Safe inside my house, I closed the door behind me and tiptoed into the kitchen. I could just see mum’s body laid on the sofa through the crack of the door. I flicked the button on the kettle and waited.

“Is that you, Tarina?” Mum called. Her voice slurred.

“Yes, Mum. Do you want a coffee?” I don’t know why I asked. I already knew the answer.

“Don’t be stupid, love. It’s gone six.” She giggled. “Bring me that Vodka on the side.”

I glanced around the room, and beside the sink sat a half-empty bottle of the clear liquid. Doing my best to be as quiet as possible, I unscrewed the cap, pouring all but a large shot into the sink. I coughed, and then faked a sneeze to hide the sound of splashing.

I paused at the living room door, and sighed. I didn’t see my Mum; she was dirty and looked twice her fifty years. Her make up appeared to have been applied using a garden trowel. This wasn’t the woman I remembered from childhood. The greying hair, which once would have shone with glory, now hung limp and dirty around her shoulders, and her skin in folds from constant weight loss and gain. Once she smiled, played, and joked, now she gorged, she drank, then hated herself and dieted for weeks, living on alcohol alone. Her skin had taken a pasty colour, dry and cracked with an ever-growing yellow tint.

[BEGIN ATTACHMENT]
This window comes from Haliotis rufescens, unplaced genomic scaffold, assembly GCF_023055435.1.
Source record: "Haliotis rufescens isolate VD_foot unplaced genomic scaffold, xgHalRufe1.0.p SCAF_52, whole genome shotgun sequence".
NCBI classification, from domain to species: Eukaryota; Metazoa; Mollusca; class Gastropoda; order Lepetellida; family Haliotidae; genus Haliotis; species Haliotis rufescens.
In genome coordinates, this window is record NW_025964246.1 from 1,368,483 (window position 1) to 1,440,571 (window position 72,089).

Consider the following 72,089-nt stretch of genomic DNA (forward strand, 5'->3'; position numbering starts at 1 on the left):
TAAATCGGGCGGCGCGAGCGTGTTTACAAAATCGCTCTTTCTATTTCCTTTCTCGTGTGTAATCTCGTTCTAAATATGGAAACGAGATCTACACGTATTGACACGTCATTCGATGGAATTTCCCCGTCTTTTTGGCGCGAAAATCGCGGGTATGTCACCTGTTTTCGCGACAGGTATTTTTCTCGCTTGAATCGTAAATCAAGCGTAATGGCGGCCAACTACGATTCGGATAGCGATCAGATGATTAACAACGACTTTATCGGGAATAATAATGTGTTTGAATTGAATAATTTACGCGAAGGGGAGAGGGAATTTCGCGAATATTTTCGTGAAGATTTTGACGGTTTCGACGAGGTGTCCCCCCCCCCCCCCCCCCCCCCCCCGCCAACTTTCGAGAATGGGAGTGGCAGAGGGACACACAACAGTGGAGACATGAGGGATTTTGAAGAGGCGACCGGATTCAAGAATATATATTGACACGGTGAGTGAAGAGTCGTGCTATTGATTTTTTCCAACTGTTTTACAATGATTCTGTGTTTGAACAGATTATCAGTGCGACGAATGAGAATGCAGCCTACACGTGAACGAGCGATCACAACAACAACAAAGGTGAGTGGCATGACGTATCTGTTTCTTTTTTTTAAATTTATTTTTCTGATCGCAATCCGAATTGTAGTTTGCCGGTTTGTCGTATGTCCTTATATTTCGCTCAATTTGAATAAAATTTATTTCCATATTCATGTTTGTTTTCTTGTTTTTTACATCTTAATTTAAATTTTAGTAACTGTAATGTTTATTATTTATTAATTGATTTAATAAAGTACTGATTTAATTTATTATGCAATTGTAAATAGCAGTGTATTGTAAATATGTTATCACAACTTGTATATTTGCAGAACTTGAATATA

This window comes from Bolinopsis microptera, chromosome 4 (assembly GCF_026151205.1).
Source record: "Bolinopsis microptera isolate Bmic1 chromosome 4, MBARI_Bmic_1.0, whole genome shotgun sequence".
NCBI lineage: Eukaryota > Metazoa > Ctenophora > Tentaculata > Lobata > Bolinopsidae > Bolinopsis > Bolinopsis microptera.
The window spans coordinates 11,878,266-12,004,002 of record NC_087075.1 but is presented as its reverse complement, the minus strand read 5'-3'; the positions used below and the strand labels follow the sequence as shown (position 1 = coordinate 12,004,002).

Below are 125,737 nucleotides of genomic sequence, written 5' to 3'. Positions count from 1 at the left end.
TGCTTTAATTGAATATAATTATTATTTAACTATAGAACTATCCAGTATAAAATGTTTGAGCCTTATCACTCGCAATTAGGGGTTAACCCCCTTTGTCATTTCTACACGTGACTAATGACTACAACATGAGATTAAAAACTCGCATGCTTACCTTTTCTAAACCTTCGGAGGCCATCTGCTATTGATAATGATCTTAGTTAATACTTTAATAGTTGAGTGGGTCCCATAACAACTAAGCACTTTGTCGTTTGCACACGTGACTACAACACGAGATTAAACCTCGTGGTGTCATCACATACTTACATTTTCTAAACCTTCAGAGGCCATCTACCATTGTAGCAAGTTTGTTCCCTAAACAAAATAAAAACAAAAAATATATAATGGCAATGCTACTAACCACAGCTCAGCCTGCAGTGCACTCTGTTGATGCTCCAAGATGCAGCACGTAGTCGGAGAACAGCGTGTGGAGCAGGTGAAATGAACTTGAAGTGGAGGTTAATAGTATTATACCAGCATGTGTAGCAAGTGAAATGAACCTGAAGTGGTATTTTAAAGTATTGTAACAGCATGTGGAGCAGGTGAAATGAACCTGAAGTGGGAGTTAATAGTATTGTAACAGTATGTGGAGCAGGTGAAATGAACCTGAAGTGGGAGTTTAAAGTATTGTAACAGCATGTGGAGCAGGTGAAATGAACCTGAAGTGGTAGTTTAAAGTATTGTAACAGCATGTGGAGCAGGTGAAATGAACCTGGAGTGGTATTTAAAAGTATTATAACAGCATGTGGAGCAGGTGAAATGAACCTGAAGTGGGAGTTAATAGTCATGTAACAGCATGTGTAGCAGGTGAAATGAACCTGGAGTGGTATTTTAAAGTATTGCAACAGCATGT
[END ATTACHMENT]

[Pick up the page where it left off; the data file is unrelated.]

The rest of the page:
#2  
Old 04-21-2014, 10:48 AM
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Fixes in red, comments in purple!